Important information

We are currently experiencing technical difficulties with our Isle of Man phone line. We hope to have this rectified as soon as possible. In the meantime please email us on Thank you for your patience.

One in 10 workers have paused pension contributions since UK lockdown began

  • A further 13% of workers considering pausing contributions
  • Thirty year old earning £30,000 and making minimum pension contributions (8%) risks facing retirement with £45,000 less after a three year pension holiday
  • Fifty year old earning £100,000 and contributing 10% to their pension could see their retirement pot be over £70,000 lower after a three year contribution holiday

Research conducted by Canada Life1 shows that one in ten workers have paused pension contributions. This could have serious implications for retirement hopes across the country.  Of those who paused contributions the biggest reason (37%) was to use the money for essential spending. Thirty per cent had paused because of redundancy or furlough.


Pausing contributions to a DC pension for three years could wipe thousands off a pension pot unless contributions are increased significantly upon re-joining.  Analysis2 by Canada Life has looked at the implications three-year pension holidays would have for individuals at age thirty, forty and fifty at different earning and contribution levels. Opting out of an automatic enrolment scheme will see people re-enrolled 3 years later, unless they make an active choice to re-join in the meantime.


The analysis reveals that a thirty year old earning £30,000 could lose over £45,000 from the value of their pension by opting out of a pension for just three years. This would result in a drop in value of the pension at age 67 of over 9%, or £45,000 less at retirement. To have the best chance of making up the shortfall they would need to increase the total pension payments by just below 9%, an additional contribution of nearly £13,000, which could be made through additional employer contributions, employee contributions or a combination of both.


The results become starker as an individual gets closer to retirement. For example a fifty year old earning £100,000 a year with an existing pension valued at £100,000 could see their pension pot fall by over £70,000, or just over 11% after a three year pension contribution holiday.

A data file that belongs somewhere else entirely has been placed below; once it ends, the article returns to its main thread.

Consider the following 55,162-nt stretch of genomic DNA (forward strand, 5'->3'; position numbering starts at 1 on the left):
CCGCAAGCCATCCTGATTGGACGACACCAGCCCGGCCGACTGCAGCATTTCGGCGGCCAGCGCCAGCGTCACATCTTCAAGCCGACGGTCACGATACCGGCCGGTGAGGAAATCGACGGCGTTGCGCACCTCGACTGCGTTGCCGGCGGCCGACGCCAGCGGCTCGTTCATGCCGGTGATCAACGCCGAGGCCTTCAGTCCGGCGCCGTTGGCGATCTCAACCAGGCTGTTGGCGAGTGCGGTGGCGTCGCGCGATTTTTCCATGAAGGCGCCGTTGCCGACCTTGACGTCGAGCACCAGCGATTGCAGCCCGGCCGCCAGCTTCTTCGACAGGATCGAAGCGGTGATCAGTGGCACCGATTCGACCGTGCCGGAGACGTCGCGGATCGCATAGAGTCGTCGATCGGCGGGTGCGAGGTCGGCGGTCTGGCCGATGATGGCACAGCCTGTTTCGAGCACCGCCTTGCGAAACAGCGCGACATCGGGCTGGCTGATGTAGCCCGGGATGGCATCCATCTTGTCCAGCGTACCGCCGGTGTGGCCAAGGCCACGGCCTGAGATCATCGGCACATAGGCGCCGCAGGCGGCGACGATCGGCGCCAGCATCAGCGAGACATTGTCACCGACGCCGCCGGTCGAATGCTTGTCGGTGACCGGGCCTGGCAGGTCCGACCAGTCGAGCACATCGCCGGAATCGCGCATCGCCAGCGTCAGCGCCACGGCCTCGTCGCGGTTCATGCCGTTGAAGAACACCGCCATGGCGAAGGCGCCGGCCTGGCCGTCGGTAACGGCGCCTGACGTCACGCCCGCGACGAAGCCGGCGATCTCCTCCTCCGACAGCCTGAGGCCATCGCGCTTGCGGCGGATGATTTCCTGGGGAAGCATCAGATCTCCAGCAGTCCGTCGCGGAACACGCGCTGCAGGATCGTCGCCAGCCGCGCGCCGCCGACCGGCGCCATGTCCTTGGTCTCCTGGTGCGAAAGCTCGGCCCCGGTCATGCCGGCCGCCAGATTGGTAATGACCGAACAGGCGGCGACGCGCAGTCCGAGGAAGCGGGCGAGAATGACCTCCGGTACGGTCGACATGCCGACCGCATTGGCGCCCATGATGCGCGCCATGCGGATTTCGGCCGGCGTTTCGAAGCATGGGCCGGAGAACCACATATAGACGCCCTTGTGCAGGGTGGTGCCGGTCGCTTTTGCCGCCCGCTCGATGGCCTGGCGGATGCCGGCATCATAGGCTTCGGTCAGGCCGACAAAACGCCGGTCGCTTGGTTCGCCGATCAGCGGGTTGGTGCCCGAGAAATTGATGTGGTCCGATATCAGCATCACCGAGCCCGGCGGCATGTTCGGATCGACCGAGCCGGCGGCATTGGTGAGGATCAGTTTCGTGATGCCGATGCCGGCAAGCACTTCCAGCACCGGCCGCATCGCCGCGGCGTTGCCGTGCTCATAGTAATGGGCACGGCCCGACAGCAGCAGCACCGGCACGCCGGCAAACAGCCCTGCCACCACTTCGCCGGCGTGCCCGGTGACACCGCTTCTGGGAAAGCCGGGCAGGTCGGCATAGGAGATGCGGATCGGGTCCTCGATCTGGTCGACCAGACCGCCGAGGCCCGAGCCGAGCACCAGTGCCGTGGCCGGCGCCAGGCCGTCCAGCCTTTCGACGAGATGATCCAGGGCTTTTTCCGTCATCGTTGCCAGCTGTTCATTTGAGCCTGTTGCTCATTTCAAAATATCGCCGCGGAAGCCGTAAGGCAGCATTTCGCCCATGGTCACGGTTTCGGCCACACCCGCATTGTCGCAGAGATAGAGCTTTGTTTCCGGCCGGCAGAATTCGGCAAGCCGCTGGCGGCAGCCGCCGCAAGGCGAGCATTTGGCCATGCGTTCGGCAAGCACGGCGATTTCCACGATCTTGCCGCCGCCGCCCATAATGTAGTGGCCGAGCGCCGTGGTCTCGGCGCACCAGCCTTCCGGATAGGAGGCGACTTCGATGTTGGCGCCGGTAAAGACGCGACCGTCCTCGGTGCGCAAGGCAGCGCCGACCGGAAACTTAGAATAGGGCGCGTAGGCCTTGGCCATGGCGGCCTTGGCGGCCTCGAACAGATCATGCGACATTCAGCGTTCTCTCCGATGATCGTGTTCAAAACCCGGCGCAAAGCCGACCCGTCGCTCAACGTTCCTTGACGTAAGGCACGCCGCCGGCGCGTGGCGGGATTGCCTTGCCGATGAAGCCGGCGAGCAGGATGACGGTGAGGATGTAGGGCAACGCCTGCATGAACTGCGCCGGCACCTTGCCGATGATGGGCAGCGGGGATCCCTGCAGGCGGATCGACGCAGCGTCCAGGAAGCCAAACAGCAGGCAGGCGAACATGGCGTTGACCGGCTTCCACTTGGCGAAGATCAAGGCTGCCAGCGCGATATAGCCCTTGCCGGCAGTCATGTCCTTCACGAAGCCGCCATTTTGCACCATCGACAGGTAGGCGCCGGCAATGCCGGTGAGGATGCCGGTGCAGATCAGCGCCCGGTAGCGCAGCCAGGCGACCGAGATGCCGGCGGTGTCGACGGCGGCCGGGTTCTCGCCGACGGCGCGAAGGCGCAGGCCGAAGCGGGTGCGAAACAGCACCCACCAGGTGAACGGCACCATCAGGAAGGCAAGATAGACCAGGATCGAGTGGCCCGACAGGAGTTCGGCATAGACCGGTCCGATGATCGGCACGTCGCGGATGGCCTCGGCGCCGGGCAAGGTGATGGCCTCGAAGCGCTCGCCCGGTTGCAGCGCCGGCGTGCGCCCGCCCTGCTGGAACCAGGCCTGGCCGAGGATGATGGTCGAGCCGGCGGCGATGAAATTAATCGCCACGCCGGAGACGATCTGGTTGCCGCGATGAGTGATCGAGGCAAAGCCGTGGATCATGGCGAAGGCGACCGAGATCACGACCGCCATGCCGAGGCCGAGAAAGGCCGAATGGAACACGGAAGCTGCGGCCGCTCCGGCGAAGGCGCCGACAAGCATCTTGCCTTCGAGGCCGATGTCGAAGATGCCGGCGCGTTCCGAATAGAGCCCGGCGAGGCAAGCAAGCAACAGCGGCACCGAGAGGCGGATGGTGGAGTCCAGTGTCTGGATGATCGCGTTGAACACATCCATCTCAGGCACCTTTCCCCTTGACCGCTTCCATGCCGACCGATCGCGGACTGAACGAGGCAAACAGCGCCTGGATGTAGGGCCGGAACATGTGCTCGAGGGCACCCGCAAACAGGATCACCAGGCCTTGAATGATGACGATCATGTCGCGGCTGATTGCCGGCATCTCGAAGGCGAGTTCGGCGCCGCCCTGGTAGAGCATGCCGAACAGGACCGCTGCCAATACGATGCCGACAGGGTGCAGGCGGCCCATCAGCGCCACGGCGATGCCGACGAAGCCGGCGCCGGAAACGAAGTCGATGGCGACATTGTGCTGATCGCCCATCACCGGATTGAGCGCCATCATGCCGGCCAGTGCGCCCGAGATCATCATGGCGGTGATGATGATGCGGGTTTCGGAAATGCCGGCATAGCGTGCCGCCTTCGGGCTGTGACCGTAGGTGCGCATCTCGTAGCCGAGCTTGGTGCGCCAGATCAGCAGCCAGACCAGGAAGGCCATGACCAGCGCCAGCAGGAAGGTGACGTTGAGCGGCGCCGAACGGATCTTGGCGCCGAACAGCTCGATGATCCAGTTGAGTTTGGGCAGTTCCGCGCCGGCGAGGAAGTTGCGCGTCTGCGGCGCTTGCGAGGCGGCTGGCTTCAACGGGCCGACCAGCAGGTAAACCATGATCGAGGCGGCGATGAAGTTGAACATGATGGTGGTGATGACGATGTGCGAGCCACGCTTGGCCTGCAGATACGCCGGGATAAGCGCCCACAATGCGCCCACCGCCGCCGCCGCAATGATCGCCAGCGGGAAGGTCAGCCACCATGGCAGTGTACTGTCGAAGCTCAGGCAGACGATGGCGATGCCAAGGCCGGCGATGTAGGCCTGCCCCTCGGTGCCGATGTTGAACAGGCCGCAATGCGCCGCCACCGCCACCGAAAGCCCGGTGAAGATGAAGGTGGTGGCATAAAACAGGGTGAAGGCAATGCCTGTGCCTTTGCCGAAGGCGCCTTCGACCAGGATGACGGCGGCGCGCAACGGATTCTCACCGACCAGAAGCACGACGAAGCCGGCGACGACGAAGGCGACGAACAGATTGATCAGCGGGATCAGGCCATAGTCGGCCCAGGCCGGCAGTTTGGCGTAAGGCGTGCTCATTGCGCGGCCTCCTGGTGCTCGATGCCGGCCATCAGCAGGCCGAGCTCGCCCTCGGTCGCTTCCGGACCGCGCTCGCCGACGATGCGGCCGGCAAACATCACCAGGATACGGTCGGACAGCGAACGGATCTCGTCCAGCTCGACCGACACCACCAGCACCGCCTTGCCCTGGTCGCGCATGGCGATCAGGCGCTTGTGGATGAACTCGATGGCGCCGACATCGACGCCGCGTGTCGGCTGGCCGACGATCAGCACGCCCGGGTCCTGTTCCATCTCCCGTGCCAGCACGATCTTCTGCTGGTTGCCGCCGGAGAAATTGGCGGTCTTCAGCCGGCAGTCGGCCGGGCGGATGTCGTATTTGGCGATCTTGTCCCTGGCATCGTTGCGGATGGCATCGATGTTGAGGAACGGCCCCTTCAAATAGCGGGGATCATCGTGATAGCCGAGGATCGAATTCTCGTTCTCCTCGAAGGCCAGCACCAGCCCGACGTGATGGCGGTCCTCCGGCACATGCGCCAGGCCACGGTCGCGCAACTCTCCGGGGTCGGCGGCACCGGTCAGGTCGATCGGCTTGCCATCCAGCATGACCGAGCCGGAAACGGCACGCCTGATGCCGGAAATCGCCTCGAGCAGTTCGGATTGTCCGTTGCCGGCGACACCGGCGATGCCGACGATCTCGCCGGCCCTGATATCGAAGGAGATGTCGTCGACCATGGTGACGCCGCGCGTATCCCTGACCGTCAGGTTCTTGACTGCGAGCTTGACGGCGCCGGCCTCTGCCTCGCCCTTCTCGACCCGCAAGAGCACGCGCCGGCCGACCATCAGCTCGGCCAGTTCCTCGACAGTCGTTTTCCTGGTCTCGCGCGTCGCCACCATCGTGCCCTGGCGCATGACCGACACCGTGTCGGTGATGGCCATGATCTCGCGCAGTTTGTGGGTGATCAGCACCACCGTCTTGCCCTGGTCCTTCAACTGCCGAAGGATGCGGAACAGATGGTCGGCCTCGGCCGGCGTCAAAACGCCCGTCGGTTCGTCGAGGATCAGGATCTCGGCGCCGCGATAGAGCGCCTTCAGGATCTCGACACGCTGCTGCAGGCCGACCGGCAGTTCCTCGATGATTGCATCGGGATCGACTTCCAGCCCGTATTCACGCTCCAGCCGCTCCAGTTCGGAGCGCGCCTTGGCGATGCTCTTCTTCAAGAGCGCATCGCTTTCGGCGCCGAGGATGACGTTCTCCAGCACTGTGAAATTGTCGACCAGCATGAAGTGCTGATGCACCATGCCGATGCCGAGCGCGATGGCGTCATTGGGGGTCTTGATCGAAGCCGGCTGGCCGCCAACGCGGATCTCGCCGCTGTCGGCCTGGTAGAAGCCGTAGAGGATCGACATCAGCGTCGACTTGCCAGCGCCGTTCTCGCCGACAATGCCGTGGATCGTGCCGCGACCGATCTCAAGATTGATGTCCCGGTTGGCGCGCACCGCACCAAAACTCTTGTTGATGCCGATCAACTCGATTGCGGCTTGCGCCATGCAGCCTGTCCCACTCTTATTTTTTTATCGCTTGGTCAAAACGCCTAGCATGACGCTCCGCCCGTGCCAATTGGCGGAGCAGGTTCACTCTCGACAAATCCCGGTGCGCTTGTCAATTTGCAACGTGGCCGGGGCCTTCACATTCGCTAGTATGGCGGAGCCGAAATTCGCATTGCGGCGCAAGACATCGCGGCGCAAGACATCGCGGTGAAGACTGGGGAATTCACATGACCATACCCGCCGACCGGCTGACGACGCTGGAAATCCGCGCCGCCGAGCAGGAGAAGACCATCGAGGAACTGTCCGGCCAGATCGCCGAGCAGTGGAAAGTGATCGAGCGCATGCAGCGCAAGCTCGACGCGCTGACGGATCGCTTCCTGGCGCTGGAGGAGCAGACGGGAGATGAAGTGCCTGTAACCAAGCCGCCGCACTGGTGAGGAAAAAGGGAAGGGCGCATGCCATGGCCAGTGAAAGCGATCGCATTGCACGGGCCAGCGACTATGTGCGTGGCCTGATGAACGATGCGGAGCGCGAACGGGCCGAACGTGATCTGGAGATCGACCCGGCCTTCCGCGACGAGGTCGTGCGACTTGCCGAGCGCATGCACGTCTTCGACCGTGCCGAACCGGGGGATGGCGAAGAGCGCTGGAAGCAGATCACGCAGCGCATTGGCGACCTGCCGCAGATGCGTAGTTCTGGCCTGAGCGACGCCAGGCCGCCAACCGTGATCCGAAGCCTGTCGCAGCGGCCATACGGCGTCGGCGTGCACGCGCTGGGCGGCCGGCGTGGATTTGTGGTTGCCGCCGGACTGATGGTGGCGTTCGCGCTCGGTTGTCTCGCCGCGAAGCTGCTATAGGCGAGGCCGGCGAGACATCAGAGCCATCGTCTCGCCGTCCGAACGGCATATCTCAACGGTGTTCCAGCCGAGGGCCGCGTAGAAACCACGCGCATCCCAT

Andrew Tully, technical director at Canada Life comments on what individuals should be aware of prior to pausing contributions:

“With Covid-19 hitting personal finances harder than ever it is not too surprising that many have started to view their pension contributions as discretionary. While a three-year pension holiday may seem like a minor break in the context of a career spanning decades, our analysis shows that the long-term impact of that decision could be significant. Any choices made now could have real significance to the quality of life in retirement so it is vital that the impact of this is understood properly, from the outset.


“It is worrying to see that 13% of respondents were actively considering a pension holiday. However, there are some ways to mitigate the potential impact. Our analysis shows that losses can be recovered at each stage of a working life as long as there is a plan in place to resume contributions as soon as practicable.  Savers will also need to understand that contributions will need to be higher than they were before and in some cases by as much as a fifth for those closer to retirement.”


Cost of a pension holiday


Fund value at age 67 with no contribution ‘holiday’

Fund value at age 67 after a three year contribution ‘holiday’

Amount ‘lost’

Pot size percentage decrease

New contribution rate required to make up shortfall

Additional contributions required to make up shortfall

Thirty year old earning £30,000 a year and  contributing a total of 8% to a pension (assumes no initial pension savings)





8.8% (rather than 8%)


Forty year old earning £50,000 a year and contributing a total of 8% to a pension, existing pension value £50,000





9.1% (rather than 8%)


Fifty year old earning £100,000 a year  and contributing a total of 10% to a pension, existing pension value £100,000





12.2% (rather than 8%)



  1. Source: Opinium survey of over 2,000 UK adults, 21-25 August 2020.
  2. Source: Financial modelling by Canada Life on the impact of stopping pension contributions for a three year period.